Then the UND instructors took out the radar pistol. They scored Wallner in the mid-1980s from right field. Then they put it on the pile. Again, it was in the mid 80’s.

It was a great first impression all around.

“You can just get a feel for a person,” Dodson said. “Give them a look they’d be cool. They listen to you, make eye contact and don’t get distracted. Every time I said something, he was making eye contact the whole time.”

When Wallner first came to camp at Grand Forks early in his freshman year, he was 185 pounds. Leaving high school at a price of 220 pounds.

“We were fortunate that he hadn’t developed yet,” Dodson said. “That’s really the only reason we got it. Otherwise, some big schools will catch up with him quickly.”

This was the strength of the DeVillers as a recruit, Dodson said.

“He has the ability to identify children who can drop,” Dodson said. “His knack for finding that needle in a haystack was really good.”

Dodson said that’s how UND landed future pros in Andrew Tom, Tyler Follis, Jeff Campbell and Zach Mockenhern.

Muckenhirn, currently at AAA with the Chicago White Sox system, came to dig out camp at 82-83 miles per hour. He left UND in 92-93.

“This is really a tribute to Brian and the body of work he did while he was here,” Dodson said. “His follow-up was great too. He was easy to talk to and hardworking. He had connections. He knew who to talk to to make sure we got the right personality for the kid.”

By his last year of high school, the secret had been revealed to Wallner.

As a high school student at Forest Lake, Wallner was 7-1 with an average gain of 0.95. He hit .382 with 10 home runs and was named Minnesota Mister Baseball.

It didn’t matter who I called, he was coming to UND,” Dodson said. “He was loyal to the fact that we were the only team on it when there was no one else around.”

Of course, Wallner never came to UND as the university cut short the baseball program during Wallner’s graduation season.

In 2016, Wallner was drafted into the 32nd round of the MLB Draft by the Minnesota Twins. However, he did not sign and chose to attend the Southern Miss, a landing spot coordinated by Dodson.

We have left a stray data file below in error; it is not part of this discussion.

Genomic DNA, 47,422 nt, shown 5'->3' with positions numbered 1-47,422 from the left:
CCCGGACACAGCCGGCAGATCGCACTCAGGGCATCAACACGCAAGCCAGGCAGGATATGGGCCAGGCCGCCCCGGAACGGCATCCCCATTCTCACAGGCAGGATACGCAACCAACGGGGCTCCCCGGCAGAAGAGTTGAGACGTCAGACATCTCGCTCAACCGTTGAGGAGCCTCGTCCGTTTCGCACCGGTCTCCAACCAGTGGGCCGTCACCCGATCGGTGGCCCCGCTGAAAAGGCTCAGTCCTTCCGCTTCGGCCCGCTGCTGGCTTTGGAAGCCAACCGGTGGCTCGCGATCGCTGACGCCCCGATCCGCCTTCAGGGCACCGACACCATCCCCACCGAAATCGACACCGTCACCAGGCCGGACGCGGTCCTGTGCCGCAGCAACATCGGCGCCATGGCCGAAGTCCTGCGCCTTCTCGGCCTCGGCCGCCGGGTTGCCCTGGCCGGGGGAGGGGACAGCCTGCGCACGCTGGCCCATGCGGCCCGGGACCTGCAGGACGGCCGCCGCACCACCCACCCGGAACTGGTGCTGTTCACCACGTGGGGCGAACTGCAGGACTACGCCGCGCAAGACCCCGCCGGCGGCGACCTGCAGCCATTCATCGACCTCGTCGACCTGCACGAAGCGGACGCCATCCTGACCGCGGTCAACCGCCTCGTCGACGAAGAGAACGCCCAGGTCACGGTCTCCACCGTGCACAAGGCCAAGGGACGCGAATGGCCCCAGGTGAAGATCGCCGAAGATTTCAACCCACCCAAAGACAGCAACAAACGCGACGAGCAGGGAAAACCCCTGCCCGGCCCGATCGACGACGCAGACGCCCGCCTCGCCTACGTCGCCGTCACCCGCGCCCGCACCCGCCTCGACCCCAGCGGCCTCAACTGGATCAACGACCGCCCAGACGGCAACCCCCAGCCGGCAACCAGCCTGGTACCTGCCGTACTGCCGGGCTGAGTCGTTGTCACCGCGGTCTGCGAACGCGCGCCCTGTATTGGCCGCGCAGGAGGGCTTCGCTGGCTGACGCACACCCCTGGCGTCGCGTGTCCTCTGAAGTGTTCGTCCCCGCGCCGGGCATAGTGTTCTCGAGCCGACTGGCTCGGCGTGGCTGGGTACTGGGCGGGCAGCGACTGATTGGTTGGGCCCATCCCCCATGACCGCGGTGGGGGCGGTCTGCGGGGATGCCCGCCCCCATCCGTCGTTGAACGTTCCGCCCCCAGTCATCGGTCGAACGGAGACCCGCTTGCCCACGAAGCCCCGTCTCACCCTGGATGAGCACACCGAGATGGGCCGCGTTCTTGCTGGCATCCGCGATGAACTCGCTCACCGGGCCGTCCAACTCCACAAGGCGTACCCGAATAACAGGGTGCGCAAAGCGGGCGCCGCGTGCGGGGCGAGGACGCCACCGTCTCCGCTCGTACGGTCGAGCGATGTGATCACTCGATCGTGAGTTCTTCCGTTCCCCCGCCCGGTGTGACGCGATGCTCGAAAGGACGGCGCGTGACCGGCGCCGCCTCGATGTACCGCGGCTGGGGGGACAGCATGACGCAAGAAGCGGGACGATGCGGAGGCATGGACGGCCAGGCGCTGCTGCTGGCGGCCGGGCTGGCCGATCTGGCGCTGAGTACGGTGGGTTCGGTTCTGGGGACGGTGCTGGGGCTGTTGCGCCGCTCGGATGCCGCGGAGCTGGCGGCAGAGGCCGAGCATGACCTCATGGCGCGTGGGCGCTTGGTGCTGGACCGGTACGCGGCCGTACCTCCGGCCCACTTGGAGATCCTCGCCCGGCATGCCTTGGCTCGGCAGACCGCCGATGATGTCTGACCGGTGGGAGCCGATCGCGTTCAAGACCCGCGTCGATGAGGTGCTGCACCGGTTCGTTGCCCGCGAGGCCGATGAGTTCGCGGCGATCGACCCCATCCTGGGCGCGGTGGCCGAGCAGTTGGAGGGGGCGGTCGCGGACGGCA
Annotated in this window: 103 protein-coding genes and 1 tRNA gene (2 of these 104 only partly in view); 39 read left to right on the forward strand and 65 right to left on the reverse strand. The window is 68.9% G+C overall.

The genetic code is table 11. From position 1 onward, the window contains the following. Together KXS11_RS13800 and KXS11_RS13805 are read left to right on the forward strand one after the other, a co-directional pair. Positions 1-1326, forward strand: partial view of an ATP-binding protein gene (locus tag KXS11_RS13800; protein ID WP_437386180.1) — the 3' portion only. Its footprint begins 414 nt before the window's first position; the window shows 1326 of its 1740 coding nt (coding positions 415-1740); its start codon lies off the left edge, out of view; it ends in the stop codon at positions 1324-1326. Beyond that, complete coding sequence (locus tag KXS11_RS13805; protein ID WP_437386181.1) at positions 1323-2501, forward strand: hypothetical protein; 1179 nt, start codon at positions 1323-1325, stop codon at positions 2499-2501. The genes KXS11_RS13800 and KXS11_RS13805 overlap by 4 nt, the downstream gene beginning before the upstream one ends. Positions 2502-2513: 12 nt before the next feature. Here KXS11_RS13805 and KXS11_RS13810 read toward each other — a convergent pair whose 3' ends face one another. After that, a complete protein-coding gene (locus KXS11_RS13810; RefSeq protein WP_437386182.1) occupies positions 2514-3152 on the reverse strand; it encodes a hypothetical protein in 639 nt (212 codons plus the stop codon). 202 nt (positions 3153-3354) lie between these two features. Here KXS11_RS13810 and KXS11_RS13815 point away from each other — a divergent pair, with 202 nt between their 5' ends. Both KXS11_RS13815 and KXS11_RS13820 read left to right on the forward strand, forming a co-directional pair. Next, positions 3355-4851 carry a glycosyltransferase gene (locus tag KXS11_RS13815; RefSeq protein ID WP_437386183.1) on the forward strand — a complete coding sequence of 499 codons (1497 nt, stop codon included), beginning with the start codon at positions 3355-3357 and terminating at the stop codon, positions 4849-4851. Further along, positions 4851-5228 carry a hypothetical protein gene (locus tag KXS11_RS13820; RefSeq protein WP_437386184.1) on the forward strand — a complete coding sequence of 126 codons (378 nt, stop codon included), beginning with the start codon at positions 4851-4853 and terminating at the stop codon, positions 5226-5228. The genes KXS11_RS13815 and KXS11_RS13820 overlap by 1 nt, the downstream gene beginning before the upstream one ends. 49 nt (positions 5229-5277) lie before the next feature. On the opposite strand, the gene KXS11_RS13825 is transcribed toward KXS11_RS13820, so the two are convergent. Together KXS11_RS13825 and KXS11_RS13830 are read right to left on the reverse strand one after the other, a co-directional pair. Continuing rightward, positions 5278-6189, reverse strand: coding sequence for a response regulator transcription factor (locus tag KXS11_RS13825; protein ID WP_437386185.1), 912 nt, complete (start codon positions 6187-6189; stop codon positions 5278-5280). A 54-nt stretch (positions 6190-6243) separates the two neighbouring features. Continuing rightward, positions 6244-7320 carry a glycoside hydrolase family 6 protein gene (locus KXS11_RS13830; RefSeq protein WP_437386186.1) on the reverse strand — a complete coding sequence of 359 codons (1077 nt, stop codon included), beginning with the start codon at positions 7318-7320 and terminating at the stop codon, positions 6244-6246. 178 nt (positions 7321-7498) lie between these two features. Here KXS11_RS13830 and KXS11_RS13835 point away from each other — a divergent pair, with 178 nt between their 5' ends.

Wallner would dominate as a freshman for the Southern Miss in 2017. He reached 0.336 with 19 home points and 63 RBI in 66 games. He also appeared in nine Bullpen games, and compiled a 1.84 ERA.

Wallner would go on to hit a school record 58 times in the career home at Southern Miss.

The Wallner twins will be selected with the 39th overall pick in the 2019 MLB Draft.

Wallner started the 2022 season at AA Wichita and was later promoted to AAA St. Paul. In 128 games between the two, Wallner has 27 home hits, 95 RBI and 32 doubles.

Last Saturday, the Wallner twins called up to the major leagues. He made his MLB debut, hitting the home solo of Shane Bieber of the Cleveland Guardians on his first MLB success.

In his first six matches with the twins, Wallner had four RBIs.

“I texted him on Saturday afternoon to say congratulations to you for living this dream,” Devils said. “I totally wasn’t expecting anything to come back. You know he got 9,000 texts that day. If he hadn’t said anything, I wouldn’t have thought anything of it. But he said thanks and he really appreciates it and I hope you’re doing a great job.”

Dodson, who now works for the United Nations University Alumni Association, said he enjoyed following Wallner’s rise.

“It’s wonderful,” he said. “I think it will show you, not where you start but where you end. Even when you are dealt a bad hand, you can still go out and be good.”